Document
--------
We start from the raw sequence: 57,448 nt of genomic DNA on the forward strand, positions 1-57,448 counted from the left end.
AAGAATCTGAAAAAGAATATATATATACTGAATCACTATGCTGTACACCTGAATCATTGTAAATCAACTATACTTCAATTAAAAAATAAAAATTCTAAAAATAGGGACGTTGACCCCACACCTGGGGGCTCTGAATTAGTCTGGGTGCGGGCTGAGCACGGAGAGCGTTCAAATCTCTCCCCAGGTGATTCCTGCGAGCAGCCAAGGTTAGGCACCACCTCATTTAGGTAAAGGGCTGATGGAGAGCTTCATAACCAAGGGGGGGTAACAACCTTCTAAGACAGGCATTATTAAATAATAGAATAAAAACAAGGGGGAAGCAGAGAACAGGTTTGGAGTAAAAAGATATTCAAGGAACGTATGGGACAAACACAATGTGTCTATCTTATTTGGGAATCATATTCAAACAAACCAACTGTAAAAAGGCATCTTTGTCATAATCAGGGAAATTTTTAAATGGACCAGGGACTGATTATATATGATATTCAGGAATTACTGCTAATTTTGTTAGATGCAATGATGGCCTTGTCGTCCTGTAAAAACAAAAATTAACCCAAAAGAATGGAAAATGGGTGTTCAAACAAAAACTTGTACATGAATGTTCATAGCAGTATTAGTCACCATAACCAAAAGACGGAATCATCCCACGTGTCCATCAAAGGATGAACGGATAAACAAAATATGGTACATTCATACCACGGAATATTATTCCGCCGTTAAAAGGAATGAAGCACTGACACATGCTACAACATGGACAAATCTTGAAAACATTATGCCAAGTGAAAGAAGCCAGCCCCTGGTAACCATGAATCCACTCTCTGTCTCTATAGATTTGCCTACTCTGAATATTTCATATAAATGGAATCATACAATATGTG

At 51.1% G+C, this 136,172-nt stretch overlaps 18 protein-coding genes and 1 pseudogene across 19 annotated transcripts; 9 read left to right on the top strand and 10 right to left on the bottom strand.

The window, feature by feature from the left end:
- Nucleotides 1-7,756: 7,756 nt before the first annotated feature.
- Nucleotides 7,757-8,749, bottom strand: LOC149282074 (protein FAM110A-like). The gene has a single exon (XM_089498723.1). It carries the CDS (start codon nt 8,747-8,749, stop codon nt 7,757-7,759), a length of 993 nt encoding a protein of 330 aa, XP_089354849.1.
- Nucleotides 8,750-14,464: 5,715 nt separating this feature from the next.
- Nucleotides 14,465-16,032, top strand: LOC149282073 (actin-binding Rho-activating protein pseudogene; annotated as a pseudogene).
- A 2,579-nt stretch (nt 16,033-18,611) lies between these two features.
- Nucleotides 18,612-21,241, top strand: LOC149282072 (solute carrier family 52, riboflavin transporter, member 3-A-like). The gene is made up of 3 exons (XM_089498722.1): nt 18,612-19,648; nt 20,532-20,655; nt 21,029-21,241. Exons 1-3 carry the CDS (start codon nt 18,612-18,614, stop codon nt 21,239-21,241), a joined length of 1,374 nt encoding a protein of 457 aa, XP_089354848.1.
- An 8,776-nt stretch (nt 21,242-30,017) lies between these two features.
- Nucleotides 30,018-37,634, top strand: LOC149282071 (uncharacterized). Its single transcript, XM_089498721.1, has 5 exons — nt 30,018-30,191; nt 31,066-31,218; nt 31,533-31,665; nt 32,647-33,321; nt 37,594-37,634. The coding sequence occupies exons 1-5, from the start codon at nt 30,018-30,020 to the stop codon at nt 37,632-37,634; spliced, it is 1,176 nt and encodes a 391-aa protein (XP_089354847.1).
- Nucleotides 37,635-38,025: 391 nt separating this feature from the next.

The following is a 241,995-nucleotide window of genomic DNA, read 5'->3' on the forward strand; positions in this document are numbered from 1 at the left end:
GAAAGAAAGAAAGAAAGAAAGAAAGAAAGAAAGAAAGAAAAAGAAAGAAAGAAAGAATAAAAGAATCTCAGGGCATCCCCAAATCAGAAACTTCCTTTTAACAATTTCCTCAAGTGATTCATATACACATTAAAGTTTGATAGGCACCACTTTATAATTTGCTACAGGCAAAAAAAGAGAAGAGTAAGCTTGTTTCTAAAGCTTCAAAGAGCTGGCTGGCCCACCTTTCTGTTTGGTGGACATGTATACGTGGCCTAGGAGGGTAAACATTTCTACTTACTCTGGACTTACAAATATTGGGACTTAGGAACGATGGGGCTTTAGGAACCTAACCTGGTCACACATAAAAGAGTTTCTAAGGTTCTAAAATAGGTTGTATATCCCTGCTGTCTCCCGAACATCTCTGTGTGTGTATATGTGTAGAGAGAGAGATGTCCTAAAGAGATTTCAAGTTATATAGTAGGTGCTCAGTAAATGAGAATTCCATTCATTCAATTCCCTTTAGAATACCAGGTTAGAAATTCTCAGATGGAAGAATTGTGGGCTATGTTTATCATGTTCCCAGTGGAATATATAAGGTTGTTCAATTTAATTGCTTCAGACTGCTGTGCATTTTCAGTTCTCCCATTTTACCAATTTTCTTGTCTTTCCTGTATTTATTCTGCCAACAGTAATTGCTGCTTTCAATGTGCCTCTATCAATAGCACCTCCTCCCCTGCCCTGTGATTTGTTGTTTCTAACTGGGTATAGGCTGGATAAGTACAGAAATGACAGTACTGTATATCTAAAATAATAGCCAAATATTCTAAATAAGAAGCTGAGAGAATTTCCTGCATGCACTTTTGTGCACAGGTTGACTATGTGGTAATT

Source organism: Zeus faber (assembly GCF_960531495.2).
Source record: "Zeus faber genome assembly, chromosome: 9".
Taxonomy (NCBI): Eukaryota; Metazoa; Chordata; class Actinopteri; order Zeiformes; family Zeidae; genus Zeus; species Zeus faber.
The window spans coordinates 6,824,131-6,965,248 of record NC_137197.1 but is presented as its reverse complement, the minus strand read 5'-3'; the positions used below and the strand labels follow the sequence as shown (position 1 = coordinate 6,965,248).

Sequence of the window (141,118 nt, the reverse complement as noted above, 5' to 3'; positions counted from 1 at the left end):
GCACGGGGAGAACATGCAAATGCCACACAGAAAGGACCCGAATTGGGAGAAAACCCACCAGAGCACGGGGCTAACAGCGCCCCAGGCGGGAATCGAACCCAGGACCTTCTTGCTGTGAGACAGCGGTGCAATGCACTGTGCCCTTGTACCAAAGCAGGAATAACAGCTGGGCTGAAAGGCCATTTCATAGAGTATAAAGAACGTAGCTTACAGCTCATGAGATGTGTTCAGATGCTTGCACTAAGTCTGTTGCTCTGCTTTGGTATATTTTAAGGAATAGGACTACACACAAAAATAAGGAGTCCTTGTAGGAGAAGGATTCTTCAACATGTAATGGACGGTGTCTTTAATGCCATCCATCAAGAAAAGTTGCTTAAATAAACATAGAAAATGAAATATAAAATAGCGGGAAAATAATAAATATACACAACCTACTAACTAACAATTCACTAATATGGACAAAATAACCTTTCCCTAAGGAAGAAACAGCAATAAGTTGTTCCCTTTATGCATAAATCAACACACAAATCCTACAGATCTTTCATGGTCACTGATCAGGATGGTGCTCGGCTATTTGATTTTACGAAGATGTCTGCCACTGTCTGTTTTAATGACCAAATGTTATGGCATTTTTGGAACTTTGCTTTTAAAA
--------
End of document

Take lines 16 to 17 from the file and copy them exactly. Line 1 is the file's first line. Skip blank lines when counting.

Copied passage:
Source organism: Zeus faber (assembly GCF_960531495.2).
Source record: "Zeus faber genome assembly, chromosome: 9".